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Some authors (i.e. Tanenbaum, Stallings) reference ARQ protocols as layer 2 mechanisms for handling errors.

Even this page from Wikipedia says that

these protocols reside in the Data Link or Transport Layers

Which ARQ techniques/protocols are used for handling errors in Ethernet?

Or, different question... which L2 protocols use "Go-back-n", "sliding window" or "stop-and-wait" as ARQ?

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Ethernet's link layer uses CRC32 in the Frame Check Sequence field, trailing the payload data. If FCS fails the frame is dropped. Other reasons for dropping a frame include link congestion, QoS, ACL filtering. In any case, there's no recovery and it's up to higher level protocols to cope with it (or not).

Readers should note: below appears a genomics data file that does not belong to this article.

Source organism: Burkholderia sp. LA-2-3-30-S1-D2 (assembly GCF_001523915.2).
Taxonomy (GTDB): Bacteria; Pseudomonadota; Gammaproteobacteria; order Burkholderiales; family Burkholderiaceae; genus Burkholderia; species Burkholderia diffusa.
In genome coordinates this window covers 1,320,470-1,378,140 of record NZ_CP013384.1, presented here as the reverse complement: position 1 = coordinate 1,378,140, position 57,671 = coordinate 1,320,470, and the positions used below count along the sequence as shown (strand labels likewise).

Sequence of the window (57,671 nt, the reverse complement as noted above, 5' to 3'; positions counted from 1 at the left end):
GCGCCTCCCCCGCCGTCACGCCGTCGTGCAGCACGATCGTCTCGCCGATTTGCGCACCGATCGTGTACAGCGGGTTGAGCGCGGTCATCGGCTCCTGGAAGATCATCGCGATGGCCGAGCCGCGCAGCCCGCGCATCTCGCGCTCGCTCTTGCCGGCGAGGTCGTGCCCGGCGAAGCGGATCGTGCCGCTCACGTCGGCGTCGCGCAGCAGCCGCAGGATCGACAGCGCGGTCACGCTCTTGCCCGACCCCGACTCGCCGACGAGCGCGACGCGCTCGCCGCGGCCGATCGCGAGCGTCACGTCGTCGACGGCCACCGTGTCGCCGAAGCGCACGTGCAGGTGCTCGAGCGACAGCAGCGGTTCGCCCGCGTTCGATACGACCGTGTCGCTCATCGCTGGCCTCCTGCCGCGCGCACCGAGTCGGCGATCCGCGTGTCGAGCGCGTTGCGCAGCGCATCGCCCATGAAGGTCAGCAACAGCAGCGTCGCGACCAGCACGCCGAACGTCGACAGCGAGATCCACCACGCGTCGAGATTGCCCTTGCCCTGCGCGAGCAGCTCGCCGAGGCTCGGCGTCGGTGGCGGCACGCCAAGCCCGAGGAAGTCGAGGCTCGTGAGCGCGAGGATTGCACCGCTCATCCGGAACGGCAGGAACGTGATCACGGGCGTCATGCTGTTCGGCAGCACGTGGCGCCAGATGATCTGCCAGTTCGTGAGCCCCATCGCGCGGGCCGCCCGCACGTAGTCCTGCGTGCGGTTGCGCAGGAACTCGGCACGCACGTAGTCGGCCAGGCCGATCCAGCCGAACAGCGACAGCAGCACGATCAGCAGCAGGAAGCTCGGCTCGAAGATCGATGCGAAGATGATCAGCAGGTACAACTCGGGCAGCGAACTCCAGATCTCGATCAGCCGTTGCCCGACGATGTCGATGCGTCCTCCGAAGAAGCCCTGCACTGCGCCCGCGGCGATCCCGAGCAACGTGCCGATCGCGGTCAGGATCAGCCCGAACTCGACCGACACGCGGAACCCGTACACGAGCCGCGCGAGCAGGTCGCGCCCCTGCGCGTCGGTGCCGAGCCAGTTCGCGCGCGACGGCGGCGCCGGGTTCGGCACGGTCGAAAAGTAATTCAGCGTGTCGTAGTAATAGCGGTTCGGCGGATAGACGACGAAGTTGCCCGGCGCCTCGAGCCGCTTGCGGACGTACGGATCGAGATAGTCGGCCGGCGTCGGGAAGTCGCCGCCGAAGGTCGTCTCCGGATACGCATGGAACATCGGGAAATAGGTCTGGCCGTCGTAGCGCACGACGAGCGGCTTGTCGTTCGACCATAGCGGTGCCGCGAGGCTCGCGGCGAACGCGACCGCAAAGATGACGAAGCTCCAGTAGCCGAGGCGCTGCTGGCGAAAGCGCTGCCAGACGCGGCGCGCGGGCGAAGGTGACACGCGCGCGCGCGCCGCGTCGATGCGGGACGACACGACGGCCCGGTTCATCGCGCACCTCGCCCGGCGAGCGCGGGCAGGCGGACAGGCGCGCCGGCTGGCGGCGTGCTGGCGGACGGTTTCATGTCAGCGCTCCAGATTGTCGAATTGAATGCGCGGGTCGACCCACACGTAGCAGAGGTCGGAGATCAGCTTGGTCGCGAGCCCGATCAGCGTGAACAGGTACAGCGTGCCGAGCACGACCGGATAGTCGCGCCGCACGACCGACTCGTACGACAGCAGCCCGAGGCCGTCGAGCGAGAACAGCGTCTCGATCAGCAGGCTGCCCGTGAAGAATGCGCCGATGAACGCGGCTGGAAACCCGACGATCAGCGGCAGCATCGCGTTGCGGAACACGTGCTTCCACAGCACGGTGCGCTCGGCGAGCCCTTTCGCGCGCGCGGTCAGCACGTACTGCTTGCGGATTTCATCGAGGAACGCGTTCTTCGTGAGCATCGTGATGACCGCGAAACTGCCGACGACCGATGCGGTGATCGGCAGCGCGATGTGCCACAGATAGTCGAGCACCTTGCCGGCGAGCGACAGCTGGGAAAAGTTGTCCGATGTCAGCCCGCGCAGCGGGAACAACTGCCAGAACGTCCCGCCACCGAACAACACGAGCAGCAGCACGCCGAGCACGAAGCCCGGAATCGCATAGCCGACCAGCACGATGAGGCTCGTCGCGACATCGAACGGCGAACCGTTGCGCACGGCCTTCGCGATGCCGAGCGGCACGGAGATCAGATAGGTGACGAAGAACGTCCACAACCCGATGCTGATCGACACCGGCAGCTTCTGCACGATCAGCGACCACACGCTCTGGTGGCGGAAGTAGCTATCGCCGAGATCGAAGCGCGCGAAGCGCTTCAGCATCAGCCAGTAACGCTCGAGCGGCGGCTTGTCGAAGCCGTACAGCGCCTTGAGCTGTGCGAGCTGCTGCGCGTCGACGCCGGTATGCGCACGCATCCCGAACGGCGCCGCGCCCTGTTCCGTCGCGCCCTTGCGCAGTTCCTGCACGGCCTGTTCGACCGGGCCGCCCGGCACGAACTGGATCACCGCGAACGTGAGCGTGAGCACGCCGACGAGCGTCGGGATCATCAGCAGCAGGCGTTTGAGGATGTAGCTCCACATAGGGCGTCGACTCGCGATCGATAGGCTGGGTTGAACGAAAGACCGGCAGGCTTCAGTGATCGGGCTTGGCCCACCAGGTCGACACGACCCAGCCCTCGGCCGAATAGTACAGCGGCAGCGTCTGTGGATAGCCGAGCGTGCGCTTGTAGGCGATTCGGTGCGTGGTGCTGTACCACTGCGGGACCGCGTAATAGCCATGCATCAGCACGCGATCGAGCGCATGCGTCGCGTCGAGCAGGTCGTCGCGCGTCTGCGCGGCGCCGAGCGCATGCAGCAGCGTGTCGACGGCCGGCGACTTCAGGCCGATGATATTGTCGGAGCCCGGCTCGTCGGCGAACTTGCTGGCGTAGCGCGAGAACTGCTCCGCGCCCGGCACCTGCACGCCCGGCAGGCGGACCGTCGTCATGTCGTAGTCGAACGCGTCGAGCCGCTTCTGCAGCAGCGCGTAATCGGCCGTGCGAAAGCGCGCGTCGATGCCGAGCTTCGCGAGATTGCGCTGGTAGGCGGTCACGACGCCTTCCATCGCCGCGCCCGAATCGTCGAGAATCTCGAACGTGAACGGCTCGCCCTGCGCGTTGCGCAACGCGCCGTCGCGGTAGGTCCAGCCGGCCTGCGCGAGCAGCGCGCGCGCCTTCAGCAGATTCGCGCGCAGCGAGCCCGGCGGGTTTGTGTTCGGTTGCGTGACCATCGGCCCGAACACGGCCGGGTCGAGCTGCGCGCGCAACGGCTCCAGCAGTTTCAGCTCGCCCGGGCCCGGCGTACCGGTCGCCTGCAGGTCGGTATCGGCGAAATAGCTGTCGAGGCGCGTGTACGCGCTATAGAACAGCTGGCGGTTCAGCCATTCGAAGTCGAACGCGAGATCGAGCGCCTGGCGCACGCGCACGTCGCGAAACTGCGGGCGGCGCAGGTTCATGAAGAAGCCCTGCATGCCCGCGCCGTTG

10 gigabit and faster speed PHYs may use additional forward error correction (FEC). Minor errors are corrected on the fly while larger errors get the frame dropped as well.

Most commonly, errors are handled by the almost ubiquitous TCP transport layer protocol. TCP uses a sliding send window that resends packets that have not been acknowledged within the usual round-trip time.

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  • Do you know which L2 protocols use "Go-back-n", "sliding window" or "stop-and-wait" as ARQ? When you say "It's up to higher level protocols to cope with that" do you mean LLC? – T.G. Feb 12 '18 at 21:29

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